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Darwin’s Theory of Evolution
• Evolution, is change over time, OR is the
process by which modern organisms have
descended from ancient organisms.
• A scientific theory is a well-supported
testable explanation of phenomena that have
occurred in the natural world.
Evolution is a Theory – Just like
• Evolution is a well
explanation of
phenomena that
have occurred in
the natural world
• A theory in science
is a well tested
hypothesis, not just
a guess
Evolution is when organisms change over time.
So, modern organisms descended from ancient
Charles Darwin: born in England in 1809
Sailed around the world 1831-1836
How do you think Darwin came up with
his theory?
Voyage of the Beagle
Darwin’s Journey
Based on the excerpts you read from
Darwin’s journal, The Voyage of the
Beagle, what factors may have contributed
to Darwin’s theory of evolution?
What did Darwin’s
Travels reveal
• The diversity of living
species was far greater
than anyone had previously
– Diversity = Many different
kinds of species
• These observations led him
to develop the theory of
1. Patterns of Diversity
• Darwin visited Argentina and Australia which had
similar grassland ecosystems.
– those grasslands were inhabited by very different
– neither Argentina nor Australia was home to the sorts of
animals that lived in European grasslands.
Examples of Diversity
• He saw rabbits in England but not in
Australia even though the environment
was similar
2. Living Organisms and Fossils
• Darwin collected the preserved remains of
ancient organisms, called fossils.
• Some of those fossils resembled organisms
that were still alive today.
Living Organisms and Fossils
• Others looked completely unlike any creature he
had ever seen.
• As Darwin studied fossils, new questions arose.
– Why had so many of these species disappeared?
– How were they related to living species?
Types of fossils
Trace fossils
Frozen or amber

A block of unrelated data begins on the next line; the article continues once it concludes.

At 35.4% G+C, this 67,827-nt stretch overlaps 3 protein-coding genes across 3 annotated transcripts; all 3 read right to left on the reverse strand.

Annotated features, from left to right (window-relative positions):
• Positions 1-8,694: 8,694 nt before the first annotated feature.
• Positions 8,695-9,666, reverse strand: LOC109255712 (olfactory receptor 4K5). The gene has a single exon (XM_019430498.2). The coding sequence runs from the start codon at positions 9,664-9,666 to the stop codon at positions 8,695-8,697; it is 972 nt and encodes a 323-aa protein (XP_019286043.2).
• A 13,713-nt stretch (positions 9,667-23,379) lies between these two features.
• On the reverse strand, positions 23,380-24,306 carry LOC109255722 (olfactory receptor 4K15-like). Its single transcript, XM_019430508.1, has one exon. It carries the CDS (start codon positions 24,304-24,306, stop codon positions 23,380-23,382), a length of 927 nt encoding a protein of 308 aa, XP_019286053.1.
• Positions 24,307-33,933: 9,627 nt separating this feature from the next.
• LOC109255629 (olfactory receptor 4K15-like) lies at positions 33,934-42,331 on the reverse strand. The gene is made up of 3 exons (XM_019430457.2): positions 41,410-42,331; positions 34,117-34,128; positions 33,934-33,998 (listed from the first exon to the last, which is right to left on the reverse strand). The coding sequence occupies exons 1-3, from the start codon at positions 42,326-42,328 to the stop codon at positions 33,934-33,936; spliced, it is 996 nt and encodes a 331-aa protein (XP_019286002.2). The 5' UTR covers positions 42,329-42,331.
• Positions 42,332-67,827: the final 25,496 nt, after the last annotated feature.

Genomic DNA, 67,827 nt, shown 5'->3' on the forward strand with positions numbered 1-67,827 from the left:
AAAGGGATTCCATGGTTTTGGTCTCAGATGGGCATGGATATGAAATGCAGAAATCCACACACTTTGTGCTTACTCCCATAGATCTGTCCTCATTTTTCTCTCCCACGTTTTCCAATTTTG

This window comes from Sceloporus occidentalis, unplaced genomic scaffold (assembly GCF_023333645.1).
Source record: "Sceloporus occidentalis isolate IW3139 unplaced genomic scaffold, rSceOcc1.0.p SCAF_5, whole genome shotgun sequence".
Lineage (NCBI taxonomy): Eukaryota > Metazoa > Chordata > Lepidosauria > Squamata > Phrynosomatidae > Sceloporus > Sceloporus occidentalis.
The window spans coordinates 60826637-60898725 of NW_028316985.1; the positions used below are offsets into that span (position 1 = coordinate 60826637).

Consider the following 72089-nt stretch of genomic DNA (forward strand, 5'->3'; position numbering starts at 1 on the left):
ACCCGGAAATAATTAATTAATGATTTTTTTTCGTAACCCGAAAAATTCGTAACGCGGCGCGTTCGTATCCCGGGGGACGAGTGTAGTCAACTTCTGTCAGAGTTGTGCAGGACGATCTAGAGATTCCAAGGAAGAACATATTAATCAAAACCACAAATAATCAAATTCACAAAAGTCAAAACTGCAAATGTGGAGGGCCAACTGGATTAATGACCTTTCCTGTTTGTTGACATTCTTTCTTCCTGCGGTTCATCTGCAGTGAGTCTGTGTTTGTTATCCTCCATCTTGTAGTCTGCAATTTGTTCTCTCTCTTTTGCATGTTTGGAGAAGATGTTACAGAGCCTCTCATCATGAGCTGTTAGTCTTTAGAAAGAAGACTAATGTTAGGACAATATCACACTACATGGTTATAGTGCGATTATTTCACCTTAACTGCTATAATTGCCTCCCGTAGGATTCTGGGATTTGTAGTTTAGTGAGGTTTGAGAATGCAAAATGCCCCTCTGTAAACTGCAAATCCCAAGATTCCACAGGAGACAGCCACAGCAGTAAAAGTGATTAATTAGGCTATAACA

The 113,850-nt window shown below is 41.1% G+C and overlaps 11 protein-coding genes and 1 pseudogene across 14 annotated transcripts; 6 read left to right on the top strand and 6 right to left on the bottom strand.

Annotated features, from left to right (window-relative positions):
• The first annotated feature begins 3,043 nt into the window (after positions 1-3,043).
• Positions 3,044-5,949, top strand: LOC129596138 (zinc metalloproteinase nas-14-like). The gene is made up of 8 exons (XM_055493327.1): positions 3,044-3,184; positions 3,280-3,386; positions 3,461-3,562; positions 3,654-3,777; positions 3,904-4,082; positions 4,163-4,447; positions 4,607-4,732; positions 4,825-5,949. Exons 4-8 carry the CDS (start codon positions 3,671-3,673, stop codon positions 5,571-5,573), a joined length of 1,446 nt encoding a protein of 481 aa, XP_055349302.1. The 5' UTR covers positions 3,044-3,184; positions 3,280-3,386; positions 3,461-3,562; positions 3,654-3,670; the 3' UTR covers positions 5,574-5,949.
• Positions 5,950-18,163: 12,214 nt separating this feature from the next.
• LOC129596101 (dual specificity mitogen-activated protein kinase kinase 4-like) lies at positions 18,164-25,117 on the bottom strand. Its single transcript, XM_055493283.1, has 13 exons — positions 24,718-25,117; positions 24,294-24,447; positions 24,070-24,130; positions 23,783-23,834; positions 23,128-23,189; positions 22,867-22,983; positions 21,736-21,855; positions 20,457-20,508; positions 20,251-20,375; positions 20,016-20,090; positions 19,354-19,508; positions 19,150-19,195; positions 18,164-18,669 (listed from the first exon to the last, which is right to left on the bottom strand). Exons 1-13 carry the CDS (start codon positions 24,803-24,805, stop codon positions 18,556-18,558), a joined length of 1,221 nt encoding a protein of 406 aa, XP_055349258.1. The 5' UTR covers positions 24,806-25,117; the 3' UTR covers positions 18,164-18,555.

Petrified fossils
The Galapagos Island
• A group of islands of the northwest coast of
South America
• The islands are close together but have
very different climates
• Darwin observed that the characteristics of
many plants and animals varied among the
different islands.
• Examples from the Islands:
Land tortoises
Galapagos finches
More examples on the Galapagos Islands
Blue footed booby
Marine Iguanas
4. The Journey Home
• Darwin Observed that
– Many islands close together had
different climates.
– Characteristics of many plants and
animals varied greatly among the
Darwin finally published his ideas in 1859
in his book “The Origin of Species” that
summarized all his findings from his trip
around the world.
Theory of acquired characteristics
Lamarck said organisms acquired traits by using
their bodies in new ways
These new characteristics were passed to
Lamarck was totally wrong!
Evidence of Evolution
1. Fossil Record
2. Geographic Distribution of Living
3. Homologous Body structures
4. Similarities in Embryology
1. The Fossil
Fossil Record provides
evidence that living
things have evolved
Fossils show the history
of life on earth and
how different groups
of organisms have
changed over time
Relative vs.
Relative Dating
Can determine a fossil’s
relative age
Performed by estimating
fossil age compared
with that of other fossils
Drawbacks – provides no
information about age
in years
2. 2. Geographic Distribution of Living
Similar animals in different locations were
the product of different lines of descent
Homologous body structures
Structures that have different
mature forms but develop
from the same embryonic
Wings and legs all descended
from fish fins.
e.g. Wing of bat, human arm,
leg of turtle
Homologous Body Structures
Vestigial Organs
– traces of homologous organs in other
– Organ that serves no useful function
e.g. Appendix in man
Similarities in Embryology
In their early stages of development, many
animals look similar, providing evidence that
they shared a common ancestry.
Embryological development
Artificial Selection
Nature provides variation, humans select variations
that are useful.
Example - a farmer breeds only his best livestock.
1. Evolution by Natural Selection
What do you think natural selection mean? (“Nature
chooses”, chooses what? Best adaptations for
The Struggle for Existence-members of each
species have to compete for food, shelter, other
life necessities in order to survive.
Survival of the Fittest-Some individuals are better
suited for the environment. Organisms with most
favorable adaptation will survive.